Early this morning, in his article “George Tepe: A Modest Endorsement,” Chris Friend wrote in support of George Tepe’s presidential run and directed many criticisms against Will Savino. Friend’s chief concern with Will, it seems, is that he is a member of Mr. Gad’s and that sometimes his commitments to improv comedy could require him to leave AAS meetings early — it is, according to Friend, “all you need to know” when deciding who to vote for. There is no way to evaluate the meaning of Will’s statements out of the context Friend fails to provide, so I will not attempt to do so here; as it turns out, Will has a response that anyone who is interested can find on his campaign’s Facebook page. Notwithstanding, if we are going to talk about conflicts of interest that presidential candidates bring to the table by virtue of their extracurricular activities, it would be a major oversight to leave out the fact that George Tepe is in Chi Psi, an underground fraternity.
I’ve known Tepe personally since my freshman year, and he has always seemed like a perfectly nice guy. Moreover, I’m probably more apathetic about fraternities than your average Amherst student. I have many friends at Amherst who are in frats, and while I didn’t want to join one, I do not believe there is anything inherently wrong with such organizations. I don’t often give a damn about who is in a frat or what they do there, and it wouldn’t usually even bother me if a candidate for AAS president were in one. But I think there are specific concerns regarding Chi Psi, Tepe’s campaign, and the issues that student government will be facing in the coming year that make Tepe’s involvement in underground fraternity life exceptionally troublesome for the student body should he be elected.
I have never been concerned in the past about the intersection between fraternities and student government because I found it hard to believe that an Amherst student would use his fraternity as a political machine. And yet that is precisely what Tepe has been doing with his campaign. Tepe’s campaign has been driven by Chi Psi: the Chi Psi brothers who were enlisted to send form emails out to the listservs of their other campus organizations (“George bleeds purple”), the Chi Psi membership that litters his videos and endorsements, and even the Chi Psi brother who used his authority as an upperclassman RC to get his residents to open their doors for Tepe when he was campaigning in the dorms.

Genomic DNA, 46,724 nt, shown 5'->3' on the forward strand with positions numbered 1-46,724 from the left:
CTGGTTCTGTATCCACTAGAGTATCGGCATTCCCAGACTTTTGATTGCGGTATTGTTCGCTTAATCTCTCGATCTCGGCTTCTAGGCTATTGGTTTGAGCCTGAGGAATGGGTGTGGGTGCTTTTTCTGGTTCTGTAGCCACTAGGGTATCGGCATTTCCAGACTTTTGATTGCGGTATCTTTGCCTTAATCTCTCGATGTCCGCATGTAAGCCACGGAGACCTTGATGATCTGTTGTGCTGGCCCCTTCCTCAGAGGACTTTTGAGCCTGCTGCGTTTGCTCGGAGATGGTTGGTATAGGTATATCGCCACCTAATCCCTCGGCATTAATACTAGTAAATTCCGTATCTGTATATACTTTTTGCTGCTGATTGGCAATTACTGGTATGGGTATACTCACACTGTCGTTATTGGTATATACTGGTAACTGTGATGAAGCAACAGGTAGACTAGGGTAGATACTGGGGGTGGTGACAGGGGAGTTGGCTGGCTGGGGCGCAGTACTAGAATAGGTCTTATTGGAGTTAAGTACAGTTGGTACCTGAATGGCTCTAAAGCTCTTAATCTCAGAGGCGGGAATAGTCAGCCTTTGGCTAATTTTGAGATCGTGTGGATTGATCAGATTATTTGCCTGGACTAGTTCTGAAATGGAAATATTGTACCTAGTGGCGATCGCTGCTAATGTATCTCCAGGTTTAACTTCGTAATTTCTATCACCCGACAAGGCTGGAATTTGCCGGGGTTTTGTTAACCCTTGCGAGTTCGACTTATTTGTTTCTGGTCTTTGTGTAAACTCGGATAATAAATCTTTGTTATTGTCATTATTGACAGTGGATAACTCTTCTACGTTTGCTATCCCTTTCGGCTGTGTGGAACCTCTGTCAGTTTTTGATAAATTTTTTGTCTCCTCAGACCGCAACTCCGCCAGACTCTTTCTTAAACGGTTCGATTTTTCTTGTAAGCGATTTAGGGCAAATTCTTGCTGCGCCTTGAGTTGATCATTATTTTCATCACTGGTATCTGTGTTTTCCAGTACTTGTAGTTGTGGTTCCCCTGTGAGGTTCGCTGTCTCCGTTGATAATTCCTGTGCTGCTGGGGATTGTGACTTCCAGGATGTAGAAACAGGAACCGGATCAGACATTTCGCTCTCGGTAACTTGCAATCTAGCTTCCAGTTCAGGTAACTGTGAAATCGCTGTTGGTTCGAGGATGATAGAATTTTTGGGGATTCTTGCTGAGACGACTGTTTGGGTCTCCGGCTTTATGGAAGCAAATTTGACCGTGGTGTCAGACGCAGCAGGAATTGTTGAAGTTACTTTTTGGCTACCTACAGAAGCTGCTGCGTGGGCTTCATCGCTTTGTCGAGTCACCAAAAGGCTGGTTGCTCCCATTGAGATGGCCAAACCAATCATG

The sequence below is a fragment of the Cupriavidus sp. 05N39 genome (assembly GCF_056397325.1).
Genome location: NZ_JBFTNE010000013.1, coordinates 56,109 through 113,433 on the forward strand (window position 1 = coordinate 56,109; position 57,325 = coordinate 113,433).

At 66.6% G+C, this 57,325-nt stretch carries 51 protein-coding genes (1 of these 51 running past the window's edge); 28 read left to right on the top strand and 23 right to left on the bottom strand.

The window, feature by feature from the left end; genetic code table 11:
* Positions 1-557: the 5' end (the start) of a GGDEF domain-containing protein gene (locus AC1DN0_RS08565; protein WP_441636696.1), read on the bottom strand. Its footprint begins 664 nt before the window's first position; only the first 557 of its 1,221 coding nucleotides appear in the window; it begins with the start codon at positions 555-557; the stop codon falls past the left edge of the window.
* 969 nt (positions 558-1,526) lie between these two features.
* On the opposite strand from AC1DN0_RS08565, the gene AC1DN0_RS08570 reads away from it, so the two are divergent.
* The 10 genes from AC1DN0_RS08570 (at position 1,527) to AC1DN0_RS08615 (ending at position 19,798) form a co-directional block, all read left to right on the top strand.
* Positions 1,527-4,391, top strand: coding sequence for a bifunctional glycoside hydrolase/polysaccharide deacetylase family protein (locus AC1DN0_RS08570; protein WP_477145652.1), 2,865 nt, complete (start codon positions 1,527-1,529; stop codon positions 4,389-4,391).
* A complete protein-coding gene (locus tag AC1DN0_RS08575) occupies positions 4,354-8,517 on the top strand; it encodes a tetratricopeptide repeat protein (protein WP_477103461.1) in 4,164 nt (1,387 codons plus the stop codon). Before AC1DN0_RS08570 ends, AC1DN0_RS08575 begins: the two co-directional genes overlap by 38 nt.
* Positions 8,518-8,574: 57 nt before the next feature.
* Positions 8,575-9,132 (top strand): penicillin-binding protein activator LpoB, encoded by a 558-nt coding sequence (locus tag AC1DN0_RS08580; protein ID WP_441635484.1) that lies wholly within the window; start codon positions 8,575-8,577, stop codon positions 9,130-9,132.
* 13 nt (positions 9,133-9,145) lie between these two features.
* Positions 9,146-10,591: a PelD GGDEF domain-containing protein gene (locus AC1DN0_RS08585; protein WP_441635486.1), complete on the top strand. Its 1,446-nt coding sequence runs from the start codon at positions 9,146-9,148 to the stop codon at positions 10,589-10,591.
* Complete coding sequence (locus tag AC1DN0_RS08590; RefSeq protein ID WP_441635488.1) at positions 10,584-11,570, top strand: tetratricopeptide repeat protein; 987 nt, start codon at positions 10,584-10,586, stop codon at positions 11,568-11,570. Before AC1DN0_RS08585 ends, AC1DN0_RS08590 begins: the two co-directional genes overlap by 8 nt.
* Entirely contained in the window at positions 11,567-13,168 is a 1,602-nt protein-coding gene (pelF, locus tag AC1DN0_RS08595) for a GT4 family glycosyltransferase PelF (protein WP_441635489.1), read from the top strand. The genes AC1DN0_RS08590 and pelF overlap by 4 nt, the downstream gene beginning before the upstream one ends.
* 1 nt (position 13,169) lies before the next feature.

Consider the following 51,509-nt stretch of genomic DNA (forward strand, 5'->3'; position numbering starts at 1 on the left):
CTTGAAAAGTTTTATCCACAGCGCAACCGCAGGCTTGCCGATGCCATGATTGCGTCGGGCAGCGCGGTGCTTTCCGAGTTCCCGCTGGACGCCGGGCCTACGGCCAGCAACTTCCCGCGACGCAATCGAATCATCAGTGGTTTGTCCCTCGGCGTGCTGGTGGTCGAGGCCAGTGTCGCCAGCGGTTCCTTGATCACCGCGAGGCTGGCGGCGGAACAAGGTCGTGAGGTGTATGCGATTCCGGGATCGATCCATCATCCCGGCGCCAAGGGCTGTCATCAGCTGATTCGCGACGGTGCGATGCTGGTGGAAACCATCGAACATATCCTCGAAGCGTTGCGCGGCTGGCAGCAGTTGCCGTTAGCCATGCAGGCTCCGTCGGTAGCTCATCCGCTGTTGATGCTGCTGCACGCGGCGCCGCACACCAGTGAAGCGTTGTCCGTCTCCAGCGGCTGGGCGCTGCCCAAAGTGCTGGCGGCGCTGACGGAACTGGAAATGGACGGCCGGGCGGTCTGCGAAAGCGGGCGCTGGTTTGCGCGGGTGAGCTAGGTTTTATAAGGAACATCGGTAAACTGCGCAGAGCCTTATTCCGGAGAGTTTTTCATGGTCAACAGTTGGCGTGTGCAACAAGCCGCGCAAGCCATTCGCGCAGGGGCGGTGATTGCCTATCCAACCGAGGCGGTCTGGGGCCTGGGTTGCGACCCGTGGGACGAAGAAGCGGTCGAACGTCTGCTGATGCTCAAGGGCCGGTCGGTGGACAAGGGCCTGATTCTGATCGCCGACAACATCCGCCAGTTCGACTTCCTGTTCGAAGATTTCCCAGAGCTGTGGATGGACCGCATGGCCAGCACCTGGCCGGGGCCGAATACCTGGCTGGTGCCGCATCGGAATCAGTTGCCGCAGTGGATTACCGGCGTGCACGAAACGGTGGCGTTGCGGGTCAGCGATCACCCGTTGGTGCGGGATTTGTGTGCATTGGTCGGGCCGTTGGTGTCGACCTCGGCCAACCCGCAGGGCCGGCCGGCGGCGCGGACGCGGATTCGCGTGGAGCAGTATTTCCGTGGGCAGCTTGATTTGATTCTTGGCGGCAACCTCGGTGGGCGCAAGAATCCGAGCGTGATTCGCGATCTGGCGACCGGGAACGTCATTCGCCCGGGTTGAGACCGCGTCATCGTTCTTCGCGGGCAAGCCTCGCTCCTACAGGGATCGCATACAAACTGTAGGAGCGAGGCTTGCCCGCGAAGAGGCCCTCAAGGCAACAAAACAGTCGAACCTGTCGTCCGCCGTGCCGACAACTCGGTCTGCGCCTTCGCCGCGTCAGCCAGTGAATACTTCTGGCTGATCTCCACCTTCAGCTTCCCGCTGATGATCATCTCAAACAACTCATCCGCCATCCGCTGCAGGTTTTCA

But the problem isn’t just that Tepe is using the manpower and influence of his fraternity brothers to advertise his campaign. The problem is also that a candidate as tied to a fraternity as Tepe’s campaign strategy has proven him to be to Chi Psi will not be able to genuinely represent the student body at all times.
Consider one crucial issue that will undoubtedly arise next year: the issue of fraternities itself. Much has come to light over the past year about troubling goings-on with Amherst frats, and the administration is already considering what changes will need to be made to the college’s policy regarding them. The student body deserves a president who will be impartial on this issue, who can represent the opinions of the student body and develop his own without any preexisting bias. Even if you might normally trust an AAS president to put aside his personal commitments for the sake of the position, Tepe’s campaigning suggests that Chi Psi is a significant part of his political life on this campus. Tepe will not be able to give impartial consideration to policy changes that might negatively affect fraternities given that he is a member of one that has so publicly thrown its whole support behind him. If Tepe could not publicly acknowledge his fraternity involvement when answering questions at the speech and debate nights regarding how he would address fraternity policy, we cannot expect him to be able to be forthright as president.
The problem here is one that is central to any issue involving fraternities at Amherst: We just don’t know. We have no way to know what conversations Tepe is having with his brothers behind closed doors. Amherst fraternities are antithetical to the notion of transparency. In some contexts, that may not worry us, but it certainly must when it comes to picking a representative of the student body. We will never know, when Tepe needs to make a difficult decision as president, whether it is a decision made from a place of impartial reflection on the demands of the student body or a decision heavily influenced by fraternity commitments we know nothing about. Because we know nothing about what Tepe does with Chi Psi, we will always be left guessing about his sincerity.
We deserve a president we can trust completely. That president is Will Savino. Will is the most honest and open person I know at Amherst. He has nothing to hide — he’s the kind of guy who lays all his cards on the table right when you meet him. Some people are concerned about his relative lack of AAS experience. One person who’s not concerned about that is current AAS President Tania Dias, whose endorsement of Will you can also read on the Facebook page for Will’s campaign. No one knows better what qualifications are necessary to exercise the office of president than the president, and she endorses Will Savino.
In the words of Chris Friend, if you are deciding who to vote for, I think that is all you need to know.
Correction: This article originally referred to an RC as a first-year. This error has been corrected.